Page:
02/05/2013 05:48 pm ET Updated Apr 07, 2013

The War on Poverty Is a War on Silence: Local Communities Must Raise Their Voices to SNAP the Silence

In 1966, Robert Sargent Shriver Jr., who was President Johnson's Director of the War on Poverty said, "Most wars are declared by old men but fought by the young. But our war on poverty asks everyone to get into the fight."

We are waging our own war on poverty in Montgomery County, Md., an affluent suburb of Washington, D.C. More than one million residents call Montgomery County home because of our outstanding quality of life. Our highly educated workforce, world-class school system, rich cultural opportunities, and proximity to the nation's capital are just a few factors that contribute to making our county's future bright; however, more than 65,000 of our residents are dealing with food insecurity issues.

To raise awareness about this critical issue, I am working to unite partners from all corners of our community -- residents, elected officials, nonprofit leaders, religious networks, students, and local organizers -- in a collaboration that can produce not only a heightened understanding of these issues, but solutions to combat them.

This week, hundred of residents in my community will join with me in the SNAP the Silence on Poverty Challenge, which calls on individuals to experience life on federal nutrition programs by eating on a budget of $5 per day for five days. The Supplemental Nutrition Assistance Program (SNAP), formerly know as the Food Stamp Program, supports those whose wages are too low to lift them out of poverty, helping them put food on the table.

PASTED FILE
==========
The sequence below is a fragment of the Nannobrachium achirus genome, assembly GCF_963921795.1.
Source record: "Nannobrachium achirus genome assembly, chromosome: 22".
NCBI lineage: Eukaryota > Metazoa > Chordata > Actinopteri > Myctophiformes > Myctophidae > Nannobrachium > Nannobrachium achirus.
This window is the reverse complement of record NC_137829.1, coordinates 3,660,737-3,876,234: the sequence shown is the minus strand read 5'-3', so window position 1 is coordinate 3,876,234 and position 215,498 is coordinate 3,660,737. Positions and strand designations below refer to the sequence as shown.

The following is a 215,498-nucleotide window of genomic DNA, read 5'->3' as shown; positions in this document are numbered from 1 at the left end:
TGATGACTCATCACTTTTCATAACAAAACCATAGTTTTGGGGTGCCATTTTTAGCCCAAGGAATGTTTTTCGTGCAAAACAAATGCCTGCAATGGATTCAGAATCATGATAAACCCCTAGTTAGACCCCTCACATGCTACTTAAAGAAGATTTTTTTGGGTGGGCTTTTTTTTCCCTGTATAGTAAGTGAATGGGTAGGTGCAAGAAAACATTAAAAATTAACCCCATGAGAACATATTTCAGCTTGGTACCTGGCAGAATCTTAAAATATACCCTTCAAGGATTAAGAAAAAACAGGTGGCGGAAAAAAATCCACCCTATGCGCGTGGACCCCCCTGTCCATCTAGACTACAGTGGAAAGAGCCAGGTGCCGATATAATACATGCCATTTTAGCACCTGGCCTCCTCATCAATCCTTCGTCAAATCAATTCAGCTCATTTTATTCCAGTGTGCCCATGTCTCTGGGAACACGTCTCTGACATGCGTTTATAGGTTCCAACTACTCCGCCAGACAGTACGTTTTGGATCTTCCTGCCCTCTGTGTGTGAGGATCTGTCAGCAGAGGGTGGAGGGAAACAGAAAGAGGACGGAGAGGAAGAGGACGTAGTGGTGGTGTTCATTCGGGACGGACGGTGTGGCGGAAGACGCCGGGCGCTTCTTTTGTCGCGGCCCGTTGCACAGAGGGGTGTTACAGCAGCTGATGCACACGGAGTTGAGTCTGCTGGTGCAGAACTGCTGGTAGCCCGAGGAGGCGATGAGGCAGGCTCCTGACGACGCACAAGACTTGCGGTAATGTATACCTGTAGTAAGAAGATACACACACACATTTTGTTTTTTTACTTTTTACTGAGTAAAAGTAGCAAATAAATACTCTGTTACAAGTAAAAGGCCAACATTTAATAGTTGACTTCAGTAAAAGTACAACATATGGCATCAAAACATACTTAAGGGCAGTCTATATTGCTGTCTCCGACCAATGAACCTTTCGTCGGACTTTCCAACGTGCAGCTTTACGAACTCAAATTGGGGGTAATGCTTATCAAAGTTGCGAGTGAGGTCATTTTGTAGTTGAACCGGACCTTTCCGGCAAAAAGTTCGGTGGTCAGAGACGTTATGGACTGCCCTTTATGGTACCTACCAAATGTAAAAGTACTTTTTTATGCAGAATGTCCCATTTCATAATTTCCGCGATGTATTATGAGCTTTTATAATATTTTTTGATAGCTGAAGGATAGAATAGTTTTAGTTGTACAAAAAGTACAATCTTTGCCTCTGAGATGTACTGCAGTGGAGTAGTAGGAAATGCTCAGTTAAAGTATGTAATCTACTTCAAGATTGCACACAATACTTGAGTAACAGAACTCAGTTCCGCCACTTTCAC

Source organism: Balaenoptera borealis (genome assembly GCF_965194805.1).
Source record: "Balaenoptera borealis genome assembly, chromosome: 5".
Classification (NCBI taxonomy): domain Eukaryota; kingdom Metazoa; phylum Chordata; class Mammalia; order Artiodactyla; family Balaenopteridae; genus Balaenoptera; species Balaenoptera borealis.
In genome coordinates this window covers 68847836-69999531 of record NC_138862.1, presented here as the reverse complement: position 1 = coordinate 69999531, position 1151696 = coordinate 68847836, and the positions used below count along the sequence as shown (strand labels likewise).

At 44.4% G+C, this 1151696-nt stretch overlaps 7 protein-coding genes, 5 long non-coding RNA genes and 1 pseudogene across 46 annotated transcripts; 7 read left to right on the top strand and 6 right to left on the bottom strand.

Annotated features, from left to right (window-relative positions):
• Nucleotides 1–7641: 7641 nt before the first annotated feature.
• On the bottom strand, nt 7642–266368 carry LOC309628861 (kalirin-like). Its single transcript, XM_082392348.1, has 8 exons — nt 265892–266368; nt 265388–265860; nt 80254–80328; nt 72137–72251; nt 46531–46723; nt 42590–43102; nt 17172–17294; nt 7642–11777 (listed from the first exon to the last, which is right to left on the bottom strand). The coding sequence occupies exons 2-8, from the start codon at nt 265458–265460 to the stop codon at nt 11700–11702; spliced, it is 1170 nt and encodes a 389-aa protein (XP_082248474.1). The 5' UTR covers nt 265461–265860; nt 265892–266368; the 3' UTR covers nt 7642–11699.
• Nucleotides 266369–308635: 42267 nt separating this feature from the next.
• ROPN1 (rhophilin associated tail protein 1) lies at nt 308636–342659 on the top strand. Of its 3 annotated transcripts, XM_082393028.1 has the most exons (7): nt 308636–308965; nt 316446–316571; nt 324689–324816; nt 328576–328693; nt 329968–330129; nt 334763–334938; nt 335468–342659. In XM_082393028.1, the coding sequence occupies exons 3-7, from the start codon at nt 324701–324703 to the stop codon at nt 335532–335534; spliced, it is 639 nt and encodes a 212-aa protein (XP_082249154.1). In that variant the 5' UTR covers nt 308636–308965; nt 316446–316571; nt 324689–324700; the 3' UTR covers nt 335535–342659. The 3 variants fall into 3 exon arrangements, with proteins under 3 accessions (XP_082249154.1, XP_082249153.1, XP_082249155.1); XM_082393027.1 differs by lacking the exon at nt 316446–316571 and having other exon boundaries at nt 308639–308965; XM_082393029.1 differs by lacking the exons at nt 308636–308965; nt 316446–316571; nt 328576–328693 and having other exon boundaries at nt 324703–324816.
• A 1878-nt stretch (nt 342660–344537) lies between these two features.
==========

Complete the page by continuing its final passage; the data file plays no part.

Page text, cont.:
The average SNAP benefit per person is about $133 a month, or less than $1.50 per meal. While living on a SNAP budget for just a week will not come close to the struggles encountered by low-income working families, it will provide a new perspective and greater understanding for those who take part.

The momentum has already begun. We've established the nation's first food recovery effort, a collaboration among business and nonprofit leaders to develop policies and practices that will enable much of the food thrown away daily by schools, supermarkets, and restaurants to be donated to those in need.

We lobbied at the state level to increase funding for universal breakfast programs, because of those efforts next year 57,000 additional Maryland students will receive free breakfast each day at school.

We have also expanded meals for our students through the Summer Food Program, where 9,000 students receive 320,000 meals at 100 locations throughout the county. A dozen of these locations are walk-in sites where students do not have to be engaged in other programs to receive a meal.

We are investing in community gardens and helping local farmers markets get registered to accept SNAP benefits.

And yet, there is so much more work to do. I spoke recently to one of the state leaders of a national nonprofit that combats childhood hunger, and was humbled by his story of only very recently ending his dependence on SNAP benefits and moving out of his car.

As we continue to work in our community, we look to other cities and towns for innovative ideas, programs, and strategies. We hope to share our successes and develop new partnerships. Join our Challenge. Or start your own. Holistic solutions to poverty must begin at the local level, but need not remain there. It will be a network of communities working together that will give us the edge in the war on poverty.

To learn more about the SNAP the Silence Challenge, visit